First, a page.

Truly, our future chroniclers will have to record the fact that our Social Operations added a celestial lustre and imparted a Divine dignity to the struggles of the early years of The Salvation Army’s history.
To our own eyes in The Army, however, that which has been done in connexion with the Institutions is only a very insignificant part of the whole effect produced. Until the present movement all over the world in favour of the betterment of the social condition of the masses of the people has had time to accomplish definite results, our Institutions may yet have a good work to do.
But the great work The General did in this connexion was the restoration to men’s minds of the Saviour’s own view, that we owed to every man every care that a truly brotherly heart must needs bestow. That principle, as The General pointed out, had always been acted upon, as best it could be, from the beginning, and is daily acted upon to-day, wherever The Army exists.
During one of his Motor Tours The General remarked:—
“It was here (Banbury) that the idea of a Motor Campaign was conceived. Seven or eight years ago (1900) I held an afternoon Meeting in this place. On that occasion a crowd of my own people and friends came to the station to give me a send-off. Such was the affection shown, and so manifest was the pleasure derived from my visit, that I said to myself:—
I not impart this satisfaction to those comrades and
friends throughout the country who have never had the satisfaction
of seeing my face, or hearing my voice?’
“And then the idea occurred to my mind that the automobile would not only be the readiest means of transit, but the only plan by which I could reach the small towns and outlying hamlets. Moreover, it would perhaps prove the only method by which we could get through the crowds who would be likely to assemble on such a Campaign.”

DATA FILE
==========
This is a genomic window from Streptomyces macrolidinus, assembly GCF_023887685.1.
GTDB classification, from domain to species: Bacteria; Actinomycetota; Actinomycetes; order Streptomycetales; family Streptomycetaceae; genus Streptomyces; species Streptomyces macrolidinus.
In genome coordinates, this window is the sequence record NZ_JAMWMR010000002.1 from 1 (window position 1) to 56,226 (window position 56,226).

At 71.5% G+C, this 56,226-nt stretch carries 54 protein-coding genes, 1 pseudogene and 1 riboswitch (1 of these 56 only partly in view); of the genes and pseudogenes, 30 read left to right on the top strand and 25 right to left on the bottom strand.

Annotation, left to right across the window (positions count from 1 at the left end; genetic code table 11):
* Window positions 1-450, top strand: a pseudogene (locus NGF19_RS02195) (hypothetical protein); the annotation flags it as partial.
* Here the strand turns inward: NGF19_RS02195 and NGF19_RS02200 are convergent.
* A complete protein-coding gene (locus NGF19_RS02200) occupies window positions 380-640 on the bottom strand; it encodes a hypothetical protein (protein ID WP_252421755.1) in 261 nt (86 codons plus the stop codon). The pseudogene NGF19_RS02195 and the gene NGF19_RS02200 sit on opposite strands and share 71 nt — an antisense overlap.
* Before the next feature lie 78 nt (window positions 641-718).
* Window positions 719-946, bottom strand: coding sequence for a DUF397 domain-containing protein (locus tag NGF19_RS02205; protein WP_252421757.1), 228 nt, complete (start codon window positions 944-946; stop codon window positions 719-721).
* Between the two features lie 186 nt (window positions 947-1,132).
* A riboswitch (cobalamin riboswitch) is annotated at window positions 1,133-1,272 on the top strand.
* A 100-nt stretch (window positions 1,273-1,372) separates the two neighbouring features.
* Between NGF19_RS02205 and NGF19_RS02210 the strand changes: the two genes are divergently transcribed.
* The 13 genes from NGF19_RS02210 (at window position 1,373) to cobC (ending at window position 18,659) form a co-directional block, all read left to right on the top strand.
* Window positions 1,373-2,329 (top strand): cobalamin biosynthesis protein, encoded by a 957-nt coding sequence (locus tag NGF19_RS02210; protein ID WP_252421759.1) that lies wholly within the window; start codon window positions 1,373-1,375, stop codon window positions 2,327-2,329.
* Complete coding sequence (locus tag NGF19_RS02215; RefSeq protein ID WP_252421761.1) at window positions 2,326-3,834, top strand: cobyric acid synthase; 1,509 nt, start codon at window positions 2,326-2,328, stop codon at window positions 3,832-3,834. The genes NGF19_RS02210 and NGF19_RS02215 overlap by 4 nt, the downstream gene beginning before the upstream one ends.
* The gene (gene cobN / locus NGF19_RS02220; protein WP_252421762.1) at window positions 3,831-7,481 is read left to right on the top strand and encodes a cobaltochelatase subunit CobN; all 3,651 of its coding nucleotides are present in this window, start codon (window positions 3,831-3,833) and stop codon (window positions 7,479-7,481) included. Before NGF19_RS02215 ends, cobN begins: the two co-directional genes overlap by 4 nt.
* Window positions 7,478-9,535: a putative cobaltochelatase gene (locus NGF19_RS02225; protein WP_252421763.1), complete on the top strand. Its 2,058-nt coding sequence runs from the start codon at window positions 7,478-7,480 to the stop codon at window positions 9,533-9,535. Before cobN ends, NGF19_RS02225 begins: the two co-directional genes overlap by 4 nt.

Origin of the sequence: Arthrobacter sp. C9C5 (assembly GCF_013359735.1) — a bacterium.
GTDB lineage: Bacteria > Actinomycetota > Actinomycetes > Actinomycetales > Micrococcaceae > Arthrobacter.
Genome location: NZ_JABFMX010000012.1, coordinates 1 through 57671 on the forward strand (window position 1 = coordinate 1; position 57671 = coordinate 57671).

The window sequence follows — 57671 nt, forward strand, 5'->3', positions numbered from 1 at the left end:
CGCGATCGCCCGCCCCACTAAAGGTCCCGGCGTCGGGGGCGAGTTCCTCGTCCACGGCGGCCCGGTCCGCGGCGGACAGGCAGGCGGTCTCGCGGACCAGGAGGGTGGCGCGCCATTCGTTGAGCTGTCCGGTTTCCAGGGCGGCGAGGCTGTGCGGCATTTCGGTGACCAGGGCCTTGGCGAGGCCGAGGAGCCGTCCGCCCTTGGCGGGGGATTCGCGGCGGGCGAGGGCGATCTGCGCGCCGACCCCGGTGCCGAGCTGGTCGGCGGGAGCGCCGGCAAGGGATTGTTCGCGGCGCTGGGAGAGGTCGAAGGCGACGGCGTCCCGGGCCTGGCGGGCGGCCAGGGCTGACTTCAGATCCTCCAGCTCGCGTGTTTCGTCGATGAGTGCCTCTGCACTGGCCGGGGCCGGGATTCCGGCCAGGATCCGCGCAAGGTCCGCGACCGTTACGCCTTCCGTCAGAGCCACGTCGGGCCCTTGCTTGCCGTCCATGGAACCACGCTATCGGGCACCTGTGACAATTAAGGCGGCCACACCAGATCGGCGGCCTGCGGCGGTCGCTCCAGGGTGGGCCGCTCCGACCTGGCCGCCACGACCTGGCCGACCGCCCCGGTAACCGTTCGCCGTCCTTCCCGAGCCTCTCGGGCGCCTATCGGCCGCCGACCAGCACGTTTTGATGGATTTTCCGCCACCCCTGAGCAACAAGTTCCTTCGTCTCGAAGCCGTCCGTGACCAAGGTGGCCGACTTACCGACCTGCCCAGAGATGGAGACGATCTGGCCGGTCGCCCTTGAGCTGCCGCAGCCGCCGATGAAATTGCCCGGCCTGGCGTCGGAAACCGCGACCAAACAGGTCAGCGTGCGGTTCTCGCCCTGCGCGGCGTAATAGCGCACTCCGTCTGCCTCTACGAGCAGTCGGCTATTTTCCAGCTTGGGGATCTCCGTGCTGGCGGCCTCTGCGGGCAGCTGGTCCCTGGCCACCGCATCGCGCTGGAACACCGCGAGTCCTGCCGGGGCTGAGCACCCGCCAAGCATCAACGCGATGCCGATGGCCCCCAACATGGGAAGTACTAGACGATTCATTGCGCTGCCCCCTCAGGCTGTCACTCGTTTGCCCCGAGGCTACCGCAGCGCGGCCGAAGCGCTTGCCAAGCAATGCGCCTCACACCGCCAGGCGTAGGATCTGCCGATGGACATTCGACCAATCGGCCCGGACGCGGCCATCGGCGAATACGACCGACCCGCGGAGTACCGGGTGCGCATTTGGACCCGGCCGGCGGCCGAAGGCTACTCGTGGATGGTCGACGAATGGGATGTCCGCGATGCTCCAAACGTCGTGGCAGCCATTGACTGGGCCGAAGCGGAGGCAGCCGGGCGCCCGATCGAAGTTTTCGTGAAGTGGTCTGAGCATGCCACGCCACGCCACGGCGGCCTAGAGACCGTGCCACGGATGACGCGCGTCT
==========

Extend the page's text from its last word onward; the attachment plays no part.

By most men, in their prime, it would be thought an ample filling up of any week to address three large Meetings on the Sunday, and one each week night; but The General, at seventy-four, saw that, travelling by motor, and visiting in the daytime such smaller towns and villages as had never seen him before, or not for many years, he could not only reckon upon three large indoor Meetings every day, but speak, perhaps, to millions of people he had never before addressed. And so in six Motor Tours he passed from end to end and from side to side of Great Britain, gathering crowds from day to day for six weeks at a time.
We have met with people frivolous enough to write of all that as if The General’s Motor Tours were luxuries! In one glorious sense they were really so, for, to him, there could never be a greater luxury than to proclaim the Gospel to a crowd. But, as a matter of fact, he found it less expensive to travel in this way than to go as he ordinarily did for a long journey to and from London by train to reach each town separately.